“The message from those responding to the consultation exercise was that these are reasonable concerns, and that the primary care role should be that of identifying those with worrisome symptoms that might mean that their patient has dementia, excluding any other explanatory disorder, and referring on to a specialist service for that individual to receive a definitive diagnosis, not only of dementia, but also of the sub-type of dementia. This would require that such services are available for the GP to refer to and, in the large majority of the country, this is not currently the case. The focus of old age psychiatric services is on the severe and complex end of the spectrum, leaving early diagnosis and intervention largely unaddressed. Equally, geriatric and neurology services are saturated at present with their current work with those referred to them with dementia and complex physical co-morbidity and younger and atypical presentations respectively. This strategy is not intended in any way to minimise or undermine the role of primary care in the diagnosis and management of people with dementia. It is instead an acknowledgement of complexities that have become apparent in the last 10 years, and is designed to support primary care by generating services that they can use in a clear explicit care pathway. The primary care role following diagnosis can therefore be informed by the clinically important information as to whether or not that person has dementia, and of what sub-type, and treatment modified to take account of that. “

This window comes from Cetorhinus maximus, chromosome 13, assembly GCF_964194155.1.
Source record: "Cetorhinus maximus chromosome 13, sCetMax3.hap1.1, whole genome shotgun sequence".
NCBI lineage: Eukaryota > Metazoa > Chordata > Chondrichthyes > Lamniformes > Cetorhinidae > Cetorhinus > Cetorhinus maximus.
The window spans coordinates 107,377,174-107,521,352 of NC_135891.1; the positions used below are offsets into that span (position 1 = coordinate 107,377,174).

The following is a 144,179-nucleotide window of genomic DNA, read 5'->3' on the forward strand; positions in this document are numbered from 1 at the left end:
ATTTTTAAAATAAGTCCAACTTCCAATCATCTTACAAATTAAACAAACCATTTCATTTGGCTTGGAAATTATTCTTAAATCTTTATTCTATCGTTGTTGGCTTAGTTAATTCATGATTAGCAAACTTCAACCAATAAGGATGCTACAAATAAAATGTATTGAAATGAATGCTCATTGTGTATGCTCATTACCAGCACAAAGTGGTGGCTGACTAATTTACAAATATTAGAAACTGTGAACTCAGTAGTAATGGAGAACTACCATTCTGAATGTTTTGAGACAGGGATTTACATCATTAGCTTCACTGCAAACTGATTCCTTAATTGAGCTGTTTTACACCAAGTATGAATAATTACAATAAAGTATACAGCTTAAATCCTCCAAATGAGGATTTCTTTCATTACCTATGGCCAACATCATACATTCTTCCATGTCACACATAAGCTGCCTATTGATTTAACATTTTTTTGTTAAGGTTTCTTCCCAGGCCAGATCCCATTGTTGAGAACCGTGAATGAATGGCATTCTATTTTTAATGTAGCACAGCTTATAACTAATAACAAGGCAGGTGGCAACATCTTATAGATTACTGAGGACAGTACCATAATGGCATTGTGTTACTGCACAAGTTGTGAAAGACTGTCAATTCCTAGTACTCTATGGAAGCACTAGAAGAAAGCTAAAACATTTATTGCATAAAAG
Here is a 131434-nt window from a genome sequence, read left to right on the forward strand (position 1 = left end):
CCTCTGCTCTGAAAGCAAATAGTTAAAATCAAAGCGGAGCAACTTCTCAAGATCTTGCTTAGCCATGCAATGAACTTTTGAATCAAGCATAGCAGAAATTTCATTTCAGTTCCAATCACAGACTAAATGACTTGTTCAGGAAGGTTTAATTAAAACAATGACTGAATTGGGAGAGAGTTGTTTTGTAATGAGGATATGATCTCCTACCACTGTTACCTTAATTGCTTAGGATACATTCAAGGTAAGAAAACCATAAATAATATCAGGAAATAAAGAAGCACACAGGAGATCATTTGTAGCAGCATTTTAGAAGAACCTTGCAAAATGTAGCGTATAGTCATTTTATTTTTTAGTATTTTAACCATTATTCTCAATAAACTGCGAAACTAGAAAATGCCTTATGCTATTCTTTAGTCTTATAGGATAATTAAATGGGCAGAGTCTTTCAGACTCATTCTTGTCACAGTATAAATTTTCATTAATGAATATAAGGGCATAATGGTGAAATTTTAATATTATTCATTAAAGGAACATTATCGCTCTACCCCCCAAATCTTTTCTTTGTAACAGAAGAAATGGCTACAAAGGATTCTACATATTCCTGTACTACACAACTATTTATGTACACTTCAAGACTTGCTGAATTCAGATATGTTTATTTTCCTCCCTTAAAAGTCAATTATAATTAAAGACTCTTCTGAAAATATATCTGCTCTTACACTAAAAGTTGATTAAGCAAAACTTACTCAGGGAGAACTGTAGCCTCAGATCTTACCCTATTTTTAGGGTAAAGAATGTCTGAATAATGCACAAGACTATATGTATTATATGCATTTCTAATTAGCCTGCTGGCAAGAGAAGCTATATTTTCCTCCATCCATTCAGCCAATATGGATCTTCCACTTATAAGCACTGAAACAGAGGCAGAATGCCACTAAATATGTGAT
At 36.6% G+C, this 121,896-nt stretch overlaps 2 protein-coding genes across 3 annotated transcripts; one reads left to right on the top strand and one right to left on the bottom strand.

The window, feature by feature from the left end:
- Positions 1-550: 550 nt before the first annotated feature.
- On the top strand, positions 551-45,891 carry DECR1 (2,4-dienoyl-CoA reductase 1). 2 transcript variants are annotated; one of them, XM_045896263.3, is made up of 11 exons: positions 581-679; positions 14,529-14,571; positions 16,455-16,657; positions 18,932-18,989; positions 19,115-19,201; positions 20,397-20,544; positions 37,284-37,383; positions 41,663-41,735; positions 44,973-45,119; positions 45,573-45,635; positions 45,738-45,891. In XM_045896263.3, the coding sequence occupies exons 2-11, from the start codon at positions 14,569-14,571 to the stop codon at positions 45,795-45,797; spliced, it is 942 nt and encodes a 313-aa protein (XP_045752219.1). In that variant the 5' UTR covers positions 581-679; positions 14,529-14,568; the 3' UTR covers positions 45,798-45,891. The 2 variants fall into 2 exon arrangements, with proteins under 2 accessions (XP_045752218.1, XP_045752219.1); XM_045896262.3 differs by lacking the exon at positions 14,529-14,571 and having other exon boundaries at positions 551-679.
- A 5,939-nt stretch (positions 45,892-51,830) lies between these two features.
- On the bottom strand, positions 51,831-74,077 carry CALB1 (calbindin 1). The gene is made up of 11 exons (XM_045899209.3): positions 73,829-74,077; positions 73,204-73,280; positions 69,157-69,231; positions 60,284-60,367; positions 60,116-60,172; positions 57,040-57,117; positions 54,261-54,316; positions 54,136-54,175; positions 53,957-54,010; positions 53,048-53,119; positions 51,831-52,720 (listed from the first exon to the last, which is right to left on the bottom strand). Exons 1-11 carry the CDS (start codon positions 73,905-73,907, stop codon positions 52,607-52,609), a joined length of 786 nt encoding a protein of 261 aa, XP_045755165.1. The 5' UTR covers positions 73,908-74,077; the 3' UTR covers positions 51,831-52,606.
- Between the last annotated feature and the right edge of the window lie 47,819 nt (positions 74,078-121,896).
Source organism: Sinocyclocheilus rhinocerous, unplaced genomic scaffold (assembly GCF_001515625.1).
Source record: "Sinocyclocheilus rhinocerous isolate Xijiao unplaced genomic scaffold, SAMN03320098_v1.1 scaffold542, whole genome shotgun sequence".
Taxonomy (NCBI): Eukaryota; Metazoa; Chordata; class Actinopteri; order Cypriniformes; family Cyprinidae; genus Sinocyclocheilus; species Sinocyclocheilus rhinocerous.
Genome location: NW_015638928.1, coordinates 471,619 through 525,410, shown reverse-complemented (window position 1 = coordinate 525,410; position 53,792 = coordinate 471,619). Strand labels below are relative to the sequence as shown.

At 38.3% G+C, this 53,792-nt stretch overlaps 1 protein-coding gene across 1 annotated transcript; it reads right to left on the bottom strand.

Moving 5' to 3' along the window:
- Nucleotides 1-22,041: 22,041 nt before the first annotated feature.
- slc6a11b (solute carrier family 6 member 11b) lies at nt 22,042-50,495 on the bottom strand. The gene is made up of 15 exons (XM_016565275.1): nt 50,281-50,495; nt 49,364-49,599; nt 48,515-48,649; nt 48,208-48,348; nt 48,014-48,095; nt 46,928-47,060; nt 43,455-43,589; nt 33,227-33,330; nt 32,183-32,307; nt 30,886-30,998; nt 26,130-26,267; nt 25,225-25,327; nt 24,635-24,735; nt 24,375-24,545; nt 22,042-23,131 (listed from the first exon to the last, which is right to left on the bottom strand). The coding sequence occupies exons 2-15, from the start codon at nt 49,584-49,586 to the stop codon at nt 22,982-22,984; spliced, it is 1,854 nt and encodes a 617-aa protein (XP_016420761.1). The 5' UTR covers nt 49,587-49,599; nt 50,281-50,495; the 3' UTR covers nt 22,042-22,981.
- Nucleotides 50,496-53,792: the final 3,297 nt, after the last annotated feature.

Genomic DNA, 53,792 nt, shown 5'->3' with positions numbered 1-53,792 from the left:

We need to know how easy it is for GPs to refer concerns about dementia onto specialist medical services, however defined.

It’s very difficult to ascertain what harm takes place through an incorrect diagnosis of dementia – though this is undoubtedly a concern, it is unlikely this would command a headline in the Telegraph or an editorial in the Lancet. It is simply not the case carers feel supported by the greater awareness of dementia. The G8 Dementia Summit barely mentioned carers, as it was intended to address the concerns of Big Pharma in finding a new market for new dementia drugs primarily.